Now, at this point, you might be thinking, “Well, should I just be prepared to lose all the time?” And of course the answer is no. None of us can afford to lose all of our clients. None of us can afford to lose all of our sales opportunities. You have to win business because it’s your livelihood, and it’s mine, too. But look, we also have to accept the fact that we can’t win them all, and we won’t, which is all to say that the faster we accept a loss and experience the thrust of those emotions, the faster we can move on to the next most important step, which is reflection. Every loss is an opportunity to learn something, building towards more success in the future. Michael Jordan talks about this in his Nike commercial, which I’ll play for you right now.
I missed more than 9,000 shots in my career. I’ve lost almost 300 games. 26 times, I’ve been trusted to take the game-winning shot and missed. I failed over, and over, and over again in my life. And that is why I succeed.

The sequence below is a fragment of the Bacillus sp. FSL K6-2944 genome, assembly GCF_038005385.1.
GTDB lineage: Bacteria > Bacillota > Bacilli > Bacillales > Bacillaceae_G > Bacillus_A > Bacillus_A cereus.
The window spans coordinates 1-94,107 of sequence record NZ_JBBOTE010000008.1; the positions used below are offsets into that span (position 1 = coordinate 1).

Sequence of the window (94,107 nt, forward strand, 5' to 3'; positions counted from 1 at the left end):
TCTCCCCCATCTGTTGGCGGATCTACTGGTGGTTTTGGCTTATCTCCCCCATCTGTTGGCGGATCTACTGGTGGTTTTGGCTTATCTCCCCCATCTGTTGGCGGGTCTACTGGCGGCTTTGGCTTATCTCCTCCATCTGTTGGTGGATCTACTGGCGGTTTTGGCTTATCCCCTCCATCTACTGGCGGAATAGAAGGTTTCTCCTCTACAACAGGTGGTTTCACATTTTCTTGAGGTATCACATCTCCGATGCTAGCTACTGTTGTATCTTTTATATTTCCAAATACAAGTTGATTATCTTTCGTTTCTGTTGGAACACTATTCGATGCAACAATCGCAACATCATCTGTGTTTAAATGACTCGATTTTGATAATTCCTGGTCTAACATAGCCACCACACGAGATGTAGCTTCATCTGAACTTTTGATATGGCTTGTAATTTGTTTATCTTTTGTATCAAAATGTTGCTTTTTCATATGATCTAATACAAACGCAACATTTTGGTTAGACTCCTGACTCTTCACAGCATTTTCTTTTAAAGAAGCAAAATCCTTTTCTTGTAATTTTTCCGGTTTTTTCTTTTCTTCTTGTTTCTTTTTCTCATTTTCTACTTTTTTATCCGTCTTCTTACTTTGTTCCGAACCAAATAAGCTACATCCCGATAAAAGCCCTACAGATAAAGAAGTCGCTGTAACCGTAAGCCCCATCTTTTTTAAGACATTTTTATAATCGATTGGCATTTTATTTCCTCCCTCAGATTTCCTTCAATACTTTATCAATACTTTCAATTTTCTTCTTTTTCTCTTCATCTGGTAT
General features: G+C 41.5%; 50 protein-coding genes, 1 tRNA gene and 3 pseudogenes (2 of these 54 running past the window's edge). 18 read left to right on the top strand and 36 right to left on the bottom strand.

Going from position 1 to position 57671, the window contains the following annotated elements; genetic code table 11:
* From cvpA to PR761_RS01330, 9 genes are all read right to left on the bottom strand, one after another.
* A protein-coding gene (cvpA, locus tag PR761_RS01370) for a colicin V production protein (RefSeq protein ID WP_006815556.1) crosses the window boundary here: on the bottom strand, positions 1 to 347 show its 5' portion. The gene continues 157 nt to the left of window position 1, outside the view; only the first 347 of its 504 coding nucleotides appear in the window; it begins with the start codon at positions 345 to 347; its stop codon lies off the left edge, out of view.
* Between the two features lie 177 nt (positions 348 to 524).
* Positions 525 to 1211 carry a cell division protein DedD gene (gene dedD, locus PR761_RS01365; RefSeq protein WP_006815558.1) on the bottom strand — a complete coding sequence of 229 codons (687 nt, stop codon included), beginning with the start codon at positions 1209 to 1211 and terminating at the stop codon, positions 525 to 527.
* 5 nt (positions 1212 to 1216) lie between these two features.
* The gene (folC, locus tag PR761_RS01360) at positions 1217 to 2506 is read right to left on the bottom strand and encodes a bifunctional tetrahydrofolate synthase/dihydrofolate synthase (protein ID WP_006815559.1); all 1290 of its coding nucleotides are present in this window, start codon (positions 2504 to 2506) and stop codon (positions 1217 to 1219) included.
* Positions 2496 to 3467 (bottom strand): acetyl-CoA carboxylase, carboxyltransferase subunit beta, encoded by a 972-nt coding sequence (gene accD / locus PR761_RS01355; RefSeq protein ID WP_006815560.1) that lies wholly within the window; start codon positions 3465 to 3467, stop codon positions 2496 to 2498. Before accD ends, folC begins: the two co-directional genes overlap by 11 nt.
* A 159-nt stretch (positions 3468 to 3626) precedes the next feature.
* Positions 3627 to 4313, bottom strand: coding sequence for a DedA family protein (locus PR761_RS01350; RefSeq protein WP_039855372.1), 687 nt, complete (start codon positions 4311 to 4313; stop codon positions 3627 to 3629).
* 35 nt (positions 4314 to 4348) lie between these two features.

“I failed over, and over, and over, and over again in my life, and that is why I succeed.” Now, what he doesn’t cover in that commercial is what to do when you fail, and that’s how I want to close out this episode. Because I’ve given you two, I think, really incredible tools. One, if I do say so myself. But, one is to start to change your mindset and accept that if you are to serve and not sell, sometimes you’re not going to win. That is not only okay, that is expected. Number two, developing some emotional resilience so it’s easier for you to deal with it when it comes up. It’ll still sting a little bit, but maybe it’ll sting less and the duration will be lower.